Sun Herald, June 10

The controversial decision to introduce a much faster tournament time control is rapidly turning into a nightmare for the world body, FIDE, with criticism coming from around the globe. 

Commentators at this month's Indian Championship have written that the time control was playing havoc with the quality of the games and handicapping the older competitors. 

The ongoing European Championship in Macedonia has been described by one competitor as difficult to follow because "everyone is in time trouble in every game." 

However the most serious attack has come from respected Dutch organiser Johan Zwanepol who, as an arbiter at the recent European Women's Championship in Poland, received numerous complaints about the time control. 

In a scathing open letter to FIDE, Zwanepol wrote: "We believe that several of the fears expressed by those opposed to the changes have been confirmed in practice during this tournament. 

The presence of a permanent anxiety over time has led to a strong tendency towards automatic, superficial moves, seriously damaging the creative element of the games, and reducing to a minimum the number which were at a really high level.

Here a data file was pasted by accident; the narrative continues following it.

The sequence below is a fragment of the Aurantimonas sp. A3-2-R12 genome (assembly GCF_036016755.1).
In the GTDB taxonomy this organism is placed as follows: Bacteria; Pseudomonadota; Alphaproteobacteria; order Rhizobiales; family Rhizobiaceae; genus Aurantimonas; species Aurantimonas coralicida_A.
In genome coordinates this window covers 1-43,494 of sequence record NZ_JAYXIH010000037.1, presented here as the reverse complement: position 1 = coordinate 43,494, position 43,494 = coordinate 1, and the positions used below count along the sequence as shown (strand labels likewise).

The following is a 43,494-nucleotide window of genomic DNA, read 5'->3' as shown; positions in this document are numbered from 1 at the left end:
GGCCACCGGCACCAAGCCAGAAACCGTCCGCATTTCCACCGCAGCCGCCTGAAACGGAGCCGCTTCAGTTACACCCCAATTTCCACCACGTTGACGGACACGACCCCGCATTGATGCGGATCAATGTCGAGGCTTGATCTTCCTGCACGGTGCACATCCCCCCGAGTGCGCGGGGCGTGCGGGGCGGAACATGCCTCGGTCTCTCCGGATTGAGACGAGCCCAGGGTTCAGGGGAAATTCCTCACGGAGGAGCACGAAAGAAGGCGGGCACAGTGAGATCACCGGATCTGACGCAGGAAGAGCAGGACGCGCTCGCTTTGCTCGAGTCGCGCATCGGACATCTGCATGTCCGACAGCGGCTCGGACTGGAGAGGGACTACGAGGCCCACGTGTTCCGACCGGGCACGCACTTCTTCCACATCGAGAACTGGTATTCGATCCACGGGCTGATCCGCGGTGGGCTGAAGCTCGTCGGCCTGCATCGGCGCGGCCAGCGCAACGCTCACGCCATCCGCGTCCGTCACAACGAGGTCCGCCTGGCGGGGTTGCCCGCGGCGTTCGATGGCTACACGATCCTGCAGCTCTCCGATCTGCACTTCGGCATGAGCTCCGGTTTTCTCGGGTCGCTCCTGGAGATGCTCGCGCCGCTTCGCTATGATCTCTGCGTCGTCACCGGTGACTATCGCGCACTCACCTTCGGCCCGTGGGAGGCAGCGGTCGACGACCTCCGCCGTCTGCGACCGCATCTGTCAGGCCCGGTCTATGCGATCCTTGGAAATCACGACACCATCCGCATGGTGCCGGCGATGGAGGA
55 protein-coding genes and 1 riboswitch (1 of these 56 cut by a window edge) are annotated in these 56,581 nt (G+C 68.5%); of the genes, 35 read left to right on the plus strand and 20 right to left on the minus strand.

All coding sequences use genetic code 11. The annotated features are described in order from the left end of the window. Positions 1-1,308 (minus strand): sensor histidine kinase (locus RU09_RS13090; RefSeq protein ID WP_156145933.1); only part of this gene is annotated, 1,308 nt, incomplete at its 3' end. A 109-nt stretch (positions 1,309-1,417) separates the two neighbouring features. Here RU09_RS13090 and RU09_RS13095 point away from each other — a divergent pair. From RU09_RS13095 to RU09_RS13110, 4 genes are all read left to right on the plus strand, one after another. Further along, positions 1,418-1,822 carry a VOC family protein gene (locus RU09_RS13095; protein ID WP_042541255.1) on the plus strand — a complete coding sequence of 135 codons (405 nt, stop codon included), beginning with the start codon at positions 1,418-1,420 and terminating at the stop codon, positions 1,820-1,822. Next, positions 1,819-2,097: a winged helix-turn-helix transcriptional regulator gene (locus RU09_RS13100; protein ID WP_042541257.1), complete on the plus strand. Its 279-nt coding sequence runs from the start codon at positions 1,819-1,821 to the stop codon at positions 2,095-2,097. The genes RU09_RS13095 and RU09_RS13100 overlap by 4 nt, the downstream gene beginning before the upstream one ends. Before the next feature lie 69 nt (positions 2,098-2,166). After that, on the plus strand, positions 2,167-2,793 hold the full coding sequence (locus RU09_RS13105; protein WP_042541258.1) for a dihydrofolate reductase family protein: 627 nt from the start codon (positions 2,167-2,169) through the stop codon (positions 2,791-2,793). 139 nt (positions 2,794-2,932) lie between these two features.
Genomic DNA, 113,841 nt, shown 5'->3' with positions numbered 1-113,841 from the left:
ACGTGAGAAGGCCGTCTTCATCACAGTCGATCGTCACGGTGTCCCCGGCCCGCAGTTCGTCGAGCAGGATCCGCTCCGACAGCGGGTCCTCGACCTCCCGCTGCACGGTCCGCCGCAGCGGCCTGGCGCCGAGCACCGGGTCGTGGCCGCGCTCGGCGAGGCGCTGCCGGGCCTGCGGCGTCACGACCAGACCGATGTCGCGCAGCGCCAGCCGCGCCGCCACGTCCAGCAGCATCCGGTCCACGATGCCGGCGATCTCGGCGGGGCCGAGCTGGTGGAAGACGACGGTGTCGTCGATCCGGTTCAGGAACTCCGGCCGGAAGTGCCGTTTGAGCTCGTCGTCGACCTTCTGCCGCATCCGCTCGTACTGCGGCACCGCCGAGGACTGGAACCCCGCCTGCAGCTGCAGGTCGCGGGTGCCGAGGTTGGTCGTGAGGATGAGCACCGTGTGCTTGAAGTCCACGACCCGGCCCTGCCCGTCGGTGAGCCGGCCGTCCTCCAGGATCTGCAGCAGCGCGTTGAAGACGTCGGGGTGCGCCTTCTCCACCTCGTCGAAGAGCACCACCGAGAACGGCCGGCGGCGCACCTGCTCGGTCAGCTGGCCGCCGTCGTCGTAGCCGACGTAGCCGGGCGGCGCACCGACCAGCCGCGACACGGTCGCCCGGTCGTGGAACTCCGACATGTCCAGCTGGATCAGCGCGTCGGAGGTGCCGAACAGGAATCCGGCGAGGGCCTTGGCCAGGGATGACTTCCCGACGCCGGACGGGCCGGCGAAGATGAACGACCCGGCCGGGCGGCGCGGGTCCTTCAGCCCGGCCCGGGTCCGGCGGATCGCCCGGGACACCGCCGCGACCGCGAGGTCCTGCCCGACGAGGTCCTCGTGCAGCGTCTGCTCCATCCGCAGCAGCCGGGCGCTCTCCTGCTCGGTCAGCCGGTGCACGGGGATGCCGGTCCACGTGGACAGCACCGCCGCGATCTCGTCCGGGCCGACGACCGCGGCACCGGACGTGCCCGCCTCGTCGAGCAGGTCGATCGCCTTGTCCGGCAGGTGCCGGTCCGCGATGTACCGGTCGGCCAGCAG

This ... is counterproductive if the primary aim of the changes is to make the game more ... spectator friendly." 

Will FIDE listen? Do pigs fly? 

Astana 2001 
White: G.Kasparov 
Black: V.Kramnik 
Opening: Ruy Lopez 

Click here to see the game in Palview

1.e4 e5 2.Nf3 Nc6 3.Bb5 Nf6 4.0-0 Nxe4 5.d4 Nd6 6.Bxc6 dxc6 7.dxe5 Nf5 8.Qxd8+ Kxd8 9.Nc3 h6 10.h3 Bd7 11.b3 Ke8 12.Bb2 Rd8? 

Kramnik understands the neccessity to not become a standing target for Kasparov's preparation and so varies from the standard line in the Berlin Defence. However his choice of novelty is artificial and it does not take too much effort to find the refutation. 

13.Rad1 Ne7 14.Rfe1! Ng6 15.Ne4 Nf4 (Diagram) 16.e6!! Nxe6 

On 16...Bxe6 17.Nf6+! wins. 

17.Nd4 

An atypically uncertain follow-up by Kasparov. 17.Be5! Rc8 18.Nh4 was very strong. 

17...c5 18.Nf5 Rh7 19.Bf6 Rc8 20.Bxg7?! 

20.f4! keeps up the pressure. In his excellent comments to the game on Kasparovchess.com, the world number one describes how he had erred in the previous game by not grabbing material and was too anxious the next day not to make the same mistake again. 

20...Bxg7 21.Nxg7+ Rxg7 22.Nf6+ Ke7 23.Nxd7 Rd8 24.Ne5 Rxd1 25.Rxd1 Nf4?! 

25...Nd4! should hold Kramnik probably missed Kasparov's ingenious reply which makes any capture of the g pawn impossible. 

26.Kh1! Rg5 27.Ng4 Rd5 28.Re1+ Kf8 29.Nxh6 Rd2?! 30.Re5 Rxf2? 

30...Rxc2 was the last hope. 

31.Rf5 Kg7 32.Ng4 Rxg2 33.Rxf4 Rxc2 34.Rf2 Rc3 35.Kg2 b5 36.h4 c4 37.h5 cxb3 38.axb3 Rc5 39.h6+ Kf8 40.Nf6 Rg5+ 41.Kh1 1-0